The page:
It’s not easy to get there, but for serious gearheads and automotive historians, the effort is richly rewarded by this motorcycle collection.
There are many good reasons to travel to Invercargill, New Zealand’s southernmost city. One is to visit the Burt Munro exhibit and the real World’s Fastest Indian at the E Hayes Hardware store, which I reported on in the May issue. The other: to see one of the largest and finest classic and vintage motorcycle collection anywhere, and almost certainly in the Southern hemisphere.
In fact, the motorcycle collection is almost overwhelming in it scope and size, boasting more than 300 motorcycles on permanent display. I counted five Brough-Superiors, six Vincents, and I lost count of the numbers of Harley-Davidson and Indian models. There’s also a wide range of racing exotica and examples of bikes from long-gone manufacturers such as a 1910 Marsh Metz from USA, 1920 NUT racer from the UK, Nimbus “stovepipe” model from Denmark, and a unique Flying Merkel.
Tom and Heather Sturgess in Nelson, New Zealand owned the collection since December 2014. Having built an outstanding reputation it closed to the public in April 2016. Sadly Tom’s health had not been the best and he made the decision to simplify his life. Offshore offers had been received, but it was Tom’s wish that the collection remain in New Zealand and the move to Invercargill was the best option.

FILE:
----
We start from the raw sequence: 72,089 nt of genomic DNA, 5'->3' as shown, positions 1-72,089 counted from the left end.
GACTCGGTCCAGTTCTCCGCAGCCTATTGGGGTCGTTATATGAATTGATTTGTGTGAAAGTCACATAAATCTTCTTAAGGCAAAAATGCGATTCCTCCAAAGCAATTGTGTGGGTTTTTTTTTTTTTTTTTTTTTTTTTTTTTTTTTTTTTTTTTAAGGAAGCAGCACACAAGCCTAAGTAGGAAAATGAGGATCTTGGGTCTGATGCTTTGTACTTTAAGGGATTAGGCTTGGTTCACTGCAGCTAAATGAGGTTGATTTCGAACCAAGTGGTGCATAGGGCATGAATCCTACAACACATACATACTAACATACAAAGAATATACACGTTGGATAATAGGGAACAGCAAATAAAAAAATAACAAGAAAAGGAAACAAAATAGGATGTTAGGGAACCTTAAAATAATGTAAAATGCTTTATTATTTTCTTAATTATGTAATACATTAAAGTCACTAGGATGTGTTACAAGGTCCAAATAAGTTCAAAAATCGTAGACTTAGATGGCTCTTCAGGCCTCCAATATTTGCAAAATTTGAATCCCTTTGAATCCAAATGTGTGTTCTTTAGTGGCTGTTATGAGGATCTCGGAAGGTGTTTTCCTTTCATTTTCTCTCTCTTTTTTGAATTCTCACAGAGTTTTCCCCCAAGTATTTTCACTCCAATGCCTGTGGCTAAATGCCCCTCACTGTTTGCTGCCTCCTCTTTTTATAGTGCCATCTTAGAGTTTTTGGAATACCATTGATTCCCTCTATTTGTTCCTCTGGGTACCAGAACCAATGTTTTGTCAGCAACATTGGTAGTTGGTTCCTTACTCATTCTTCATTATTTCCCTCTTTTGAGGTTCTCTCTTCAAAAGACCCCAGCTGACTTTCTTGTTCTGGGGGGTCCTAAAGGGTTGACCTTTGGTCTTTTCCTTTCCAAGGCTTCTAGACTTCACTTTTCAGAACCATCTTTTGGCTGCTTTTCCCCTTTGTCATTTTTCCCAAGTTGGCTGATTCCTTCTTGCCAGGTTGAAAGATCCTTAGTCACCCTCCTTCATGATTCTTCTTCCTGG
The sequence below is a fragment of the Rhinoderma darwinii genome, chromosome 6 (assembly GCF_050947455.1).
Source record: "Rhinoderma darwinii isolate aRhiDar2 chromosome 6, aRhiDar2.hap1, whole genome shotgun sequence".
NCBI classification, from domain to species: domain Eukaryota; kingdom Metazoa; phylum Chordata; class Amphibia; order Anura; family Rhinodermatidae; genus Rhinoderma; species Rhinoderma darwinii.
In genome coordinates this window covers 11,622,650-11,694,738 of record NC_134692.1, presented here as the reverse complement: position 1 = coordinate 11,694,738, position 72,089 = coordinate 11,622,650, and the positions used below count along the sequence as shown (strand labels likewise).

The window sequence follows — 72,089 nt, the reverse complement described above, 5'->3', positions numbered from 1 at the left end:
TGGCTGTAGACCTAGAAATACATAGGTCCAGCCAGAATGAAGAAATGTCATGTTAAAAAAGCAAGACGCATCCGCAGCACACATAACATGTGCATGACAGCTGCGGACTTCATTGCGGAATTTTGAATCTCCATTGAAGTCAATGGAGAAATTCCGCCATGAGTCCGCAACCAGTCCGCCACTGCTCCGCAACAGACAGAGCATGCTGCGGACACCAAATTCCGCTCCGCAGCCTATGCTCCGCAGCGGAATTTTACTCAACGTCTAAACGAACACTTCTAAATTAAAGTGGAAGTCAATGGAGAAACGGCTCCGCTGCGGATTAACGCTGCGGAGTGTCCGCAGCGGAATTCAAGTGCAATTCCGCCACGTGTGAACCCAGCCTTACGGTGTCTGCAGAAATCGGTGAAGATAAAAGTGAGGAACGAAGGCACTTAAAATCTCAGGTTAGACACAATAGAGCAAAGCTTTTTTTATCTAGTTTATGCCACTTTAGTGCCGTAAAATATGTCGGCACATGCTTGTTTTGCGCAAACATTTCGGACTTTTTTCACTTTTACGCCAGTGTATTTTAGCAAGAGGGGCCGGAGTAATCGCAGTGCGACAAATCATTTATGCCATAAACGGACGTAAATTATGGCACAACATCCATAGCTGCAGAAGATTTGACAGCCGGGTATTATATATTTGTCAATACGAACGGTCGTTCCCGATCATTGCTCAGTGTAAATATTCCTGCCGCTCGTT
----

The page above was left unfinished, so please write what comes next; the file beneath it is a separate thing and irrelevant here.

Not many motorcycle museums can boast having a Britten in their motorcycle collection. But how about three? Motorcycle Mecca has three of John Britten’s race bikes on show, all of them significant in the development of his last, most successful racer, the Britten V1000.
The Aero-D-One was Britten’s second attempt at building his own race bike (after his first, the Aero-D-Zero) and used a New-Zealand built Denco V-Twin making 120 hp.
Next came the auspiciously-named Precursor, Britten’s first bike with his own engine. Paul Lewis riding the Precursor finished second to Doug Polen’s factory Ducati 888 in the 1991 Battle of the Twins race at Daytona. Then came the “Cardinal” with Britten’s own 1100cc 60-degree V-Twin engine—the template for the final run of 10 Britten 1000cc racers.
For me, though, the most interesting exhibit was a display of early Triumph motorcycles from the early 20th century. They clearly show the rapid technological development of the era, from single-speed, belt-drive machines with “pedal assist,” through hybrid belt/chain drive, the introduction of the epicyclic hub-type and countershaft gearbox, the introduction of lighting, leading to what we would recognize as a “modern” motorcycle.
Nearby Motorcycle Mecca and also worth a visit is Bill Richardson’s Transport World, a huge collection of classic cars and more than 270 vintage trucks including what is claimed to be the only working Dodge RX70 Airflow extant. The collection describes itself as the “largest private automotive museum of its type in the world.”
So now you have three good reasons to visit Invercargill. Make sure you allow at least three days, too!
by Robert Smith Canadian Biker Issue #333